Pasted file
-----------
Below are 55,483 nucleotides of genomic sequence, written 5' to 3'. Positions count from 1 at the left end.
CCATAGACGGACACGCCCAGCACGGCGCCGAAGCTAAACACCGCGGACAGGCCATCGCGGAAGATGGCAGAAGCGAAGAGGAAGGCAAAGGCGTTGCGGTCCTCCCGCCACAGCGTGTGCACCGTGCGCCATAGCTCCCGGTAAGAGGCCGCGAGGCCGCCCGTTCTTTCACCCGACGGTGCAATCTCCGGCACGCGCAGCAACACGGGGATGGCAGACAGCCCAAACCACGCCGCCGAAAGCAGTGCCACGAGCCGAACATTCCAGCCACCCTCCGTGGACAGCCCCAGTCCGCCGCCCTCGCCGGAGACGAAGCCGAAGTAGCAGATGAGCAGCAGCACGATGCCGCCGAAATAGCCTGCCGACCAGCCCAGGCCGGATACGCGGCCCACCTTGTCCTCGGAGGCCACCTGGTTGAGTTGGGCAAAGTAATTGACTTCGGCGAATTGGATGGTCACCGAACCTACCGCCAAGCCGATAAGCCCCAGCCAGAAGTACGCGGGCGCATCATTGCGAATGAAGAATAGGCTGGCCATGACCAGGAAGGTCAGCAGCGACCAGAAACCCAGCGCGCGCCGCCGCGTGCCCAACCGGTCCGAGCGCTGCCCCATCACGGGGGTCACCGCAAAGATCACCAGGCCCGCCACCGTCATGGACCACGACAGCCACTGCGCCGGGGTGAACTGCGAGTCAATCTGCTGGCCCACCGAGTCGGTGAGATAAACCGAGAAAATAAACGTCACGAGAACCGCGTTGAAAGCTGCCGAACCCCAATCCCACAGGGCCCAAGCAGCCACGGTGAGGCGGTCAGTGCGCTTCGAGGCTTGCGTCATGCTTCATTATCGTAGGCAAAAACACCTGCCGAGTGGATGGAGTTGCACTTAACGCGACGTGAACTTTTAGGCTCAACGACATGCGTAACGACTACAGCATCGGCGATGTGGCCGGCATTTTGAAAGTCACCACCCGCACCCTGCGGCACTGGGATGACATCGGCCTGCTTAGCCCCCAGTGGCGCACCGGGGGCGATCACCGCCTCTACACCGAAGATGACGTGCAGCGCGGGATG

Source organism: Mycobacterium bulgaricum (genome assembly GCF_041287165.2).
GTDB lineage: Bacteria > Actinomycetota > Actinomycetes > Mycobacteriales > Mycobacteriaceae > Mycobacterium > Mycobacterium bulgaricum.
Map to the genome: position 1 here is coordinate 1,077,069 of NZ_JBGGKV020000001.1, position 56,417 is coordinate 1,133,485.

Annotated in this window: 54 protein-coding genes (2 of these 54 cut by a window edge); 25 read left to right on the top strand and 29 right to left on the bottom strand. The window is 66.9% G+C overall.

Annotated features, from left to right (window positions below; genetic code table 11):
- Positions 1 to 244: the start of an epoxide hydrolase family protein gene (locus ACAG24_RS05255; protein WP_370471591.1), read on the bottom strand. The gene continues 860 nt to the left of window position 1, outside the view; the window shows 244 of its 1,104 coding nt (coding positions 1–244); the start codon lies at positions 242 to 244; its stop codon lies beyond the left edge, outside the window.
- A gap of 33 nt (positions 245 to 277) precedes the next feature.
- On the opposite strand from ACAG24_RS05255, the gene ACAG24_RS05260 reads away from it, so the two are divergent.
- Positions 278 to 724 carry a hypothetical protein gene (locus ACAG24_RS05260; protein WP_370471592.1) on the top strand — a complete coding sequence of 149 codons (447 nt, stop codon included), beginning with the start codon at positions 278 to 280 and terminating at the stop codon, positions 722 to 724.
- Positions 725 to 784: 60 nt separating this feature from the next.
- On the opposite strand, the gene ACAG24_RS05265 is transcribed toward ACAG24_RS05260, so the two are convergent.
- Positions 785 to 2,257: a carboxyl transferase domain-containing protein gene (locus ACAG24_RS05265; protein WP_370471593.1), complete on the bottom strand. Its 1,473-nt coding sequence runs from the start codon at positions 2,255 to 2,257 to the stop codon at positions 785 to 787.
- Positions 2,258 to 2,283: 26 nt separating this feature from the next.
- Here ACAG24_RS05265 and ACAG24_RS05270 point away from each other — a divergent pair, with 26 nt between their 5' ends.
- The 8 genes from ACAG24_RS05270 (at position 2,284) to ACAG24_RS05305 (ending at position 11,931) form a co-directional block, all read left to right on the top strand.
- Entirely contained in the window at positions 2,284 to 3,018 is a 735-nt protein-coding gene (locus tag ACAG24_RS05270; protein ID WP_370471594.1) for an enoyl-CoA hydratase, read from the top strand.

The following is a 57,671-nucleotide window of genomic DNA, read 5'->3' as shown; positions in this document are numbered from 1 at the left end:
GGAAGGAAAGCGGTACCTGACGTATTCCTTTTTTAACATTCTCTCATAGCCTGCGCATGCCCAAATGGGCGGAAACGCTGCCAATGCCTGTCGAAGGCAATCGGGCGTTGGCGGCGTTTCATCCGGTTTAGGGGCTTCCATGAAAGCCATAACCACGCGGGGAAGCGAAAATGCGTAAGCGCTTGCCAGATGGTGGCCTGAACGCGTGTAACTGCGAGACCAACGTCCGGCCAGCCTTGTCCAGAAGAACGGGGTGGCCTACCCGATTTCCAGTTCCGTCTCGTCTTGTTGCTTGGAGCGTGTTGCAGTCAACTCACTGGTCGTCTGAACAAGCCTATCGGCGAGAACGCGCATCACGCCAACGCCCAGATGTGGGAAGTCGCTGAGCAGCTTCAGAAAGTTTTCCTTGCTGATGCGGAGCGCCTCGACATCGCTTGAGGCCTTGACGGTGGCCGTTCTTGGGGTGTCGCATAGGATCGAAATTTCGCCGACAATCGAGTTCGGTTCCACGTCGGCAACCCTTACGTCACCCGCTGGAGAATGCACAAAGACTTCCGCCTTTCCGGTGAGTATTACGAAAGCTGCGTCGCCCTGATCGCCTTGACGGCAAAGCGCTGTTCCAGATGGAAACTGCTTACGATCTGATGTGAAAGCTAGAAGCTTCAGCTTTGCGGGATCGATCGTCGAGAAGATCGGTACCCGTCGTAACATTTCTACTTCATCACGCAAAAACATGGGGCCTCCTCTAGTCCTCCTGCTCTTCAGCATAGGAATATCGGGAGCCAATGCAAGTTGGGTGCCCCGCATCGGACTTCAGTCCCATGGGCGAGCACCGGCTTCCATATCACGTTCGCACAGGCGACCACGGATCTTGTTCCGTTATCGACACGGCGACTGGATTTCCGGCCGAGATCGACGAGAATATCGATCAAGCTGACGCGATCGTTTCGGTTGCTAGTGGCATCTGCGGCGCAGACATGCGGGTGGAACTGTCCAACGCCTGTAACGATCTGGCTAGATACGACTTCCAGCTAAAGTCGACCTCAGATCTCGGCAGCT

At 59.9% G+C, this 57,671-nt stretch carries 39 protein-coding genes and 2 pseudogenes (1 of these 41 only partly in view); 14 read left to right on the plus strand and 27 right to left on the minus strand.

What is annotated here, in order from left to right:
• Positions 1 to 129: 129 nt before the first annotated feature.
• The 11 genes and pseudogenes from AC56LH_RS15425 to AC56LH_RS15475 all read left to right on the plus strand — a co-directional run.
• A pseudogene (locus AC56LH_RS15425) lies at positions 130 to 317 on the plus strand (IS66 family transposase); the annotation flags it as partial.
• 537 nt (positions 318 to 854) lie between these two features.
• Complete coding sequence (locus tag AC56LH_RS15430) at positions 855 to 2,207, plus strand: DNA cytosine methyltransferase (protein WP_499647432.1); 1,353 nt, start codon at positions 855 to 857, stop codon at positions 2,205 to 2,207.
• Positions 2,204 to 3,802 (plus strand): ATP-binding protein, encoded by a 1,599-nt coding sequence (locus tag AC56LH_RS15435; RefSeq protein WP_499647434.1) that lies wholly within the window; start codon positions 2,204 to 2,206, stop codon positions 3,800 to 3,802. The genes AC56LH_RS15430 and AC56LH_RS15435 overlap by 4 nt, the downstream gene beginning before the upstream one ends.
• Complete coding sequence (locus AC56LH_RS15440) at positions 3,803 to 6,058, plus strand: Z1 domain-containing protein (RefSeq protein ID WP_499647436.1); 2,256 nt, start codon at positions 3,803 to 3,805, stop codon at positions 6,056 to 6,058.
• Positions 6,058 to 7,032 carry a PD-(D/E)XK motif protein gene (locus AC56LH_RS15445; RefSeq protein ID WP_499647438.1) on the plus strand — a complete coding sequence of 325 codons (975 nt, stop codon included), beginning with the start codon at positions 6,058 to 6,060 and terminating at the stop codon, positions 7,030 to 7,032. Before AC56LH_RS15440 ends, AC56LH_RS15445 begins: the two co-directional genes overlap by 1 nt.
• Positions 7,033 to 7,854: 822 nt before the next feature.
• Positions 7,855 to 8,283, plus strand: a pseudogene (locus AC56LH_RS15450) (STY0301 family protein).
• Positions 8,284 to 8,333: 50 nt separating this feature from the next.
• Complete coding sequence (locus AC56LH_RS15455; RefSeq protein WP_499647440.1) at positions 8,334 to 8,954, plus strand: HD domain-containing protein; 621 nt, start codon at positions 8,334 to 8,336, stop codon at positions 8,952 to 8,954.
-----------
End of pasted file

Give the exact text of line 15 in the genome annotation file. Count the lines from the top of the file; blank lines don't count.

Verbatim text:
- Positions 2,258 to 2,283: 26 nt separating this feature from the next.